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I am a second year graduate student in physical chemistry at a top tier university. As an undergrad, I took Calculus 1-3 during my first two years, but then I didn't take any more because it wasn't required for my major and I was told that I didn't really need it. (I just took lots of physical chemistry classes.) Upon getting to graduate school and realizing that physical chemistry here really means solid state physics and quantum mechanics, I am immensely regretting not taking more math and I was curious the fastest way to get up to speed. I audited a linear algebra class which helped a lot, but I notice that my graduate classes discuss math in such an intuitive way that I have trouble keeping up. More specifically, what I mean is that it isn't really like they are covering subjects I haven't taken, but they are just so much more well versed at it. An example might be asking us to prove some geometry thing, but they will just whip through all these different trig identities that I either never saw or it was such a long time ago that I don't remember.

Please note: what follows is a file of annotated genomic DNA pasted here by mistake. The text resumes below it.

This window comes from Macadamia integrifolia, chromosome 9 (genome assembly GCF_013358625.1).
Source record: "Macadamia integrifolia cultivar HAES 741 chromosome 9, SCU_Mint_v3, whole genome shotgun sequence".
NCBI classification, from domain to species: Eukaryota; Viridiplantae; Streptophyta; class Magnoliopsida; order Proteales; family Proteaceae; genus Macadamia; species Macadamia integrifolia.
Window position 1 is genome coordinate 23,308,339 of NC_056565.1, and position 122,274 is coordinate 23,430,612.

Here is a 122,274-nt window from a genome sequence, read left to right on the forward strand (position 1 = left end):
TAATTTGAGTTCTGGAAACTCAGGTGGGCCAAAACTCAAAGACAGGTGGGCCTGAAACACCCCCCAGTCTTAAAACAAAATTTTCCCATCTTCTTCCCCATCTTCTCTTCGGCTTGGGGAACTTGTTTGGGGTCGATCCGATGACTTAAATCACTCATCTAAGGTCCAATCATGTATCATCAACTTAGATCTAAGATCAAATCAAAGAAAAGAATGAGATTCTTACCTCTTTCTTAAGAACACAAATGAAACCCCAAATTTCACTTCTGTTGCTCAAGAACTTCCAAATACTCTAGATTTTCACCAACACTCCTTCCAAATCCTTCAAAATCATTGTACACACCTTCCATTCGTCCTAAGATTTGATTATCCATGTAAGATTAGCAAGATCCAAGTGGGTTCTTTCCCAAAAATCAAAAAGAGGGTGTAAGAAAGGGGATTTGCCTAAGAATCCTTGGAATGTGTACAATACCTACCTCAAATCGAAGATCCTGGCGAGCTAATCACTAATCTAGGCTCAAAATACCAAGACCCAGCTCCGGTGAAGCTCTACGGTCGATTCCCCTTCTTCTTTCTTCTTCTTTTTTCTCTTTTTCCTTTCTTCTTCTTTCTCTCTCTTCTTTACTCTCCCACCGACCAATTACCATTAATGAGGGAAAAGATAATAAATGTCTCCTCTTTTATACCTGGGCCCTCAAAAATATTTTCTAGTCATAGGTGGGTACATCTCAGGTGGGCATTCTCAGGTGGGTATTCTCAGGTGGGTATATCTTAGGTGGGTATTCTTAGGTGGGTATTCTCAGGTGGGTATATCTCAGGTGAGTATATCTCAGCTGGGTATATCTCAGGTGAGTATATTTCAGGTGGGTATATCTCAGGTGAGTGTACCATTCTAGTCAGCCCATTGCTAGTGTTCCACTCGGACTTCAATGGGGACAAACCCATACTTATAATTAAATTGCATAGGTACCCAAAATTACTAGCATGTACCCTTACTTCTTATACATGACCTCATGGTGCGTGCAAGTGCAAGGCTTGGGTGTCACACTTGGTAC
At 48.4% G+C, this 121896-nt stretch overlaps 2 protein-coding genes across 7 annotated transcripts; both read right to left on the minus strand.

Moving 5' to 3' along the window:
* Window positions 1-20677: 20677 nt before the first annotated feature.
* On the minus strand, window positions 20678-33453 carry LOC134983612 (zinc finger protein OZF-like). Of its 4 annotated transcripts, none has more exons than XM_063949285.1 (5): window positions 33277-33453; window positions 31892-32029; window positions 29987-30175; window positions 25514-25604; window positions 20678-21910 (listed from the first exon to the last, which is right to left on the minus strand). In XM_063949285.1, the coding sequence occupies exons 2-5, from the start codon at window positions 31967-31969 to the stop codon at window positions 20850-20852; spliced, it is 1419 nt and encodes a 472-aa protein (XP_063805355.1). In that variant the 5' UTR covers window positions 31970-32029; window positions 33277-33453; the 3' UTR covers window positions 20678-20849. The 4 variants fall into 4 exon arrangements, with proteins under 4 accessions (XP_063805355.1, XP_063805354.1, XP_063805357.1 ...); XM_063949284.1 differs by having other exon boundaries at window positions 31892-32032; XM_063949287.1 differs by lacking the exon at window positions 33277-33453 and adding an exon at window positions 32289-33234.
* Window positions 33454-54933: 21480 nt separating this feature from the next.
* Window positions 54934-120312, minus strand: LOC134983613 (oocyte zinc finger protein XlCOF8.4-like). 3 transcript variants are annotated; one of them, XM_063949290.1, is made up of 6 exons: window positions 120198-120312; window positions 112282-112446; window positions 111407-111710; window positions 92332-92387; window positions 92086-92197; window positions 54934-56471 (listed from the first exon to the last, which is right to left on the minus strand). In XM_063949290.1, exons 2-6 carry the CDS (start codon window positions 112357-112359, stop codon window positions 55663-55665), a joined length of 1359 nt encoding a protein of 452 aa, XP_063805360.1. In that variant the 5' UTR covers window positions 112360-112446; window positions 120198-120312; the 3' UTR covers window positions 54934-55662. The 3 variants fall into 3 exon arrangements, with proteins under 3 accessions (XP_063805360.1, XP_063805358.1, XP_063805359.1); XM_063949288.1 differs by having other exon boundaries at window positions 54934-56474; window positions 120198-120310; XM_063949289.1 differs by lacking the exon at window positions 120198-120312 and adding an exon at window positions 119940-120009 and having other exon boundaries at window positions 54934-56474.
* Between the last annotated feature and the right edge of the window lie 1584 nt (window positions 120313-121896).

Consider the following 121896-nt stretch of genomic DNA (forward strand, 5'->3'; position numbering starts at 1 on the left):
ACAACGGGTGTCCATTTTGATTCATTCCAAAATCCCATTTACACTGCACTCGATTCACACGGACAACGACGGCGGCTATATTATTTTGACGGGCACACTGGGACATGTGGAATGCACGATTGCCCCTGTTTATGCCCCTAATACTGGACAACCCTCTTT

I was curious if there was a good book or work book that could allow me to re familiarize myself with all the useful concepts and proofs that are often used in solving science problems. I really would prefer not to chug through my old calculus book for example, but want something streamlined so I can see it all in front of me and practice a bunch of problems. Thanks a lot for your help!

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# Referesher on math for solid state

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